Speaker 1: And so between Jim's experiences of being an AIDS patient and my experiences of being physically removed the va for even discussing my information, we provided, um, along with Debbie's expertise and done Duncan's guidance, we put together a Berkeley patients group in a way that really personifies patient first. That really is a place where you could feel safe, that I could feel safe, that anybody that was a patient that could feel respected and have a safe harbor, truly safe access, true safe access, needless to say yes. And we were very fortunate to have the city of Berkeley, which has worked with us for many years. Uh, but that's because we've consistently worked with and Jim and Debbie and dawn taught us early to very much go out there and, uh, always maintain local access and to your city council, to your council members, to your mayor because you may think everything's fine now, but you get an election change and things can happen.

Speaker 3: I was a lucky enough, if you will, to be at the Berkeley, a cannabis commission meeting yesterday where Sabrina Federick your own Sabrina fender was. Yep. So, yeah, you've maintained that to this day. All right, so now let's actually get into the way back machine because you've, you've given us some dots along your way and I want to make sure to connect those. Okay. So, so we did, we started in Louisiana. Yes. Right. So where were you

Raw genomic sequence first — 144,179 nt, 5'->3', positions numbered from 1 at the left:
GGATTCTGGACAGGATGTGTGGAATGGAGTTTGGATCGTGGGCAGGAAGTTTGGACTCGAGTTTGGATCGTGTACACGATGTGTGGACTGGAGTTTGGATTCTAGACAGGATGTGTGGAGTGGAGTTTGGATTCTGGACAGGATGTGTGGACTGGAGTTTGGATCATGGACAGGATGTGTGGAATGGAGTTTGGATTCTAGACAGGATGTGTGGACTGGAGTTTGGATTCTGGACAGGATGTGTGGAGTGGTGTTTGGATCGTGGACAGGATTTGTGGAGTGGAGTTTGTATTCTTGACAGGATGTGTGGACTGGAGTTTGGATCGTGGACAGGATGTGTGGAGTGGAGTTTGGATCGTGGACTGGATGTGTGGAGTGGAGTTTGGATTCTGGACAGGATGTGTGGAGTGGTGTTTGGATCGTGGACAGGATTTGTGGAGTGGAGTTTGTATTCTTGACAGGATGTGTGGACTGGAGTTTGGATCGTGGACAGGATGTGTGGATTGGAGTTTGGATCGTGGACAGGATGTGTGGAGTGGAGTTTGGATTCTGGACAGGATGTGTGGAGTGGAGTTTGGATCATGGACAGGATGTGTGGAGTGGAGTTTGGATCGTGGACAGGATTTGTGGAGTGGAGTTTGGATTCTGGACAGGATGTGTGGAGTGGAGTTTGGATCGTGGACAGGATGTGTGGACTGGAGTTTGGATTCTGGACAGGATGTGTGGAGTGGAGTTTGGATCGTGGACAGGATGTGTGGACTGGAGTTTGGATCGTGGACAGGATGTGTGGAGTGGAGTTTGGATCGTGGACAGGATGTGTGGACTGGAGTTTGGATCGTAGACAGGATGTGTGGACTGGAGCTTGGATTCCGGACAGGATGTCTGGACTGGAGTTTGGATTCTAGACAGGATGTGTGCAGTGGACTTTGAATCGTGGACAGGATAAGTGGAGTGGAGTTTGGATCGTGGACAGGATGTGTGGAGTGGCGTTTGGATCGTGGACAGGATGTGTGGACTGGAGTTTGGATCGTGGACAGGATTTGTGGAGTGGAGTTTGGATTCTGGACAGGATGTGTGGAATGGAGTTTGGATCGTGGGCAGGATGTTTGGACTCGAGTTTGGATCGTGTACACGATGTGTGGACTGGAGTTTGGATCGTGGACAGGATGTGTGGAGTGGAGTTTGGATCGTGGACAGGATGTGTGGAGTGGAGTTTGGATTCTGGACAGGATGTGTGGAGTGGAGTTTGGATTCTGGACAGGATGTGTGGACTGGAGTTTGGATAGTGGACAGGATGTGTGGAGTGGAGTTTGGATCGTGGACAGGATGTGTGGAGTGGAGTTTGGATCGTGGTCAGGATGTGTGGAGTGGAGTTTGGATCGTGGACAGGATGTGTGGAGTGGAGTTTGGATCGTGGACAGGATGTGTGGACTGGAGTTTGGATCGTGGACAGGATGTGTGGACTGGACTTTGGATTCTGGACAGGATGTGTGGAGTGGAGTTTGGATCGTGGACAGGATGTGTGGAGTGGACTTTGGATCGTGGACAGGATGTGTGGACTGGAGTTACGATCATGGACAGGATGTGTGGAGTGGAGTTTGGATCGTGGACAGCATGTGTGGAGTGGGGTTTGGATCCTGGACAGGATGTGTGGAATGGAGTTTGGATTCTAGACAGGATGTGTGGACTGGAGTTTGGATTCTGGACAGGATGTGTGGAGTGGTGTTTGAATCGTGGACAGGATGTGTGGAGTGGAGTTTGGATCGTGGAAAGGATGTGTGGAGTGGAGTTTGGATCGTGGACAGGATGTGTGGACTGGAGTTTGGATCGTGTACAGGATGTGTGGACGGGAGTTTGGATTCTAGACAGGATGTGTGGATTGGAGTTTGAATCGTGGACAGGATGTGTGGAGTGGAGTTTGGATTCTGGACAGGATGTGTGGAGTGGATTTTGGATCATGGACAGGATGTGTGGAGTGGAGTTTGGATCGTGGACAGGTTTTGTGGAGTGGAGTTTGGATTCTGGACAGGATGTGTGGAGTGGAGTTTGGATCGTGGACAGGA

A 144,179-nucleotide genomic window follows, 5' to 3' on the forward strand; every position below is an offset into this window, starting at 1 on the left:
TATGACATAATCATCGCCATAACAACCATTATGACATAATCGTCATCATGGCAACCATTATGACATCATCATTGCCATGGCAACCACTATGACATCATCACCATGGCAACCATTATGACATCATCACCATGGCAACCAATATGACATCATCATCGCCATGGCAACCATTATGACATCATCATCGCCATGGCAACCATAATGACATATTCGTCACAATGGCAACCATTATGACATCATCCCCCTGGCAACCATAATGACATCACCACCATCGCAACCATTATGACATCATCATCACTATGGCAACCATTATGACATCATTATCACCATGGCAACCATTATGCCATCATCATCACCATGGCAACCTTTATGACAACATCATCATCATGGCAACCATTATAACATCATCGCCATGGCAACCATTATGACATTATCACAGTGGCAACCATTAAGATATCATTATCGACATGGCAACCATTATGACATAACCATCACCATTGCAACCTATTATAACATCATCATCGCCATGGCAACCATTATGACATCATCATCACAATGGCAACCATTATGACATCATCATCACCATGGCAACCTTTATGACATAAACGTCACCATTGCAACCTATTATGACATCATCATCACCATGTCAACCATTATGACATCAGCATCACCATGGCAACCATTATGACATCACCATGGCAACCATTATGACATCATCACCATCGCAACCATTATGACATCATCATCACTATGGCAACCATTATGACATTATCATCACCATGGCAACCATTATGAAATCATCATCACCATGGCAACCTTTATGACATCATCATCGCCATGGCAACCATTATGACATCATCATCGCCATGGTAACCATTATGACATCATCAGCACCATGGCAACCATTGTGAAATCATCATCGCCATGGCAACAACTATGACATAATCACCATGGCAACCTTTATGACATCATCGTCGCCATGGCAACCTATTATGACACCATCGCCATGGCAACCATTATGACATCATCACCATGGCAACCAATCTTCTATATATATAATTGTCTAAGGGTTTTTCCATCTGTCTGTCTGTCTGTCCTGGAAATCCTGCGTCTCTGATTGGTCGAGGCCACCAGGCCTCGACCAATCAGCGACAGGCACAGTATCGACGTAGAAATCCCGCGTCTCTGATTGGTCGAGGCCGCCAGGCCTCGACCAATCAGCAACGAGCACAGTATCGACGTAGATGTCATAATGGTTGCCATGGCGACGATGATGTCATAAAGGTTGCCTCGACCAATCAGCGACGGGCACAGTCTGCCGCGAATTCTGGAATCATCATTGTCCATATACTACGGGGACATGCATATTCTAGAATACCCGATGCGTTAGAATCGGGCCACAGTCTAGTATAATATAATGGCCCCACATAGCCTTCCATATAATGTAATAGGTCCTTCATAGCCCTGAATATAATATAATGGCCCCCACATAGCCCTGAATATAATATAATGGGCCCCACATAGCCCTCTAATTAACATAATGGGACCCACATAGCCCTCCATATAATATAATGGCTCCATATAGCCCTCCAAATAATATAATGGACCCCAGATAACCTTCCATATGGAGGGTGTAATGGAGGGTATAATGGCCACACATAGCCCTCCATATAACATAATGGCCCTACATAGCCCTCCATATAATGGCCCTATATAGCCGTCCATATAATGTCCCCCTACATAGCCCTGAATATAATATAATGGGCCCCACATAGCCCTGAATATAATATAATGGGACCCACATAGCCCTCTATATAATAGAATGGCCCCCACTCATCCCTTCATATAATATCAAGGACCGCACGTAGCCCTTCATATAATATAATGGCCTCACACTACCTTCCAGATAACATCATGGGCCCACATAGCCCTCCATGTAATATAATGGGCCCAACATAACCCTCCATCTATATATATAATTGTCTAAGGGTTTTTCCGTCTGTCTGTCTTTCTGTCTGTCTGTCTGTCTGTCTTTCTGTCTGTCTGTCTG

Speaker 1: born? I was born in New Orleans, Louisiana. Oh, you are? I was born in New Orleans and at the age of eight. Um, let's see. My father was born at the age of. No, no, no. I was going. It wasn't just want to make sure that the age of Eight, I moved out of New Orleans area, tend to rural southern Louisiana about 90 miles to the west in small blinking light town. My graduating high school class public was 19 people in 1987. Wow. That's how rural we are talking. Wow. So there was no cannabis. There was no access to cannabis or anything else. It was just very much a drinking culture. And uh, I was taught how marijuana was bad and it was pretty dare. It was just, there was really started in 1986. I graduated in [inaudible] 87. Right. And so, but still light was, I recall back in the sixth grade, the, a local police officer coming through with the back then the briefcase of drugs when they open it up in, there was the vial of this and the vial of this and there was the token marijuana joint and the marijuana leaf and all those things that uh, and they are bad, bad, bad, scary, scary, scary.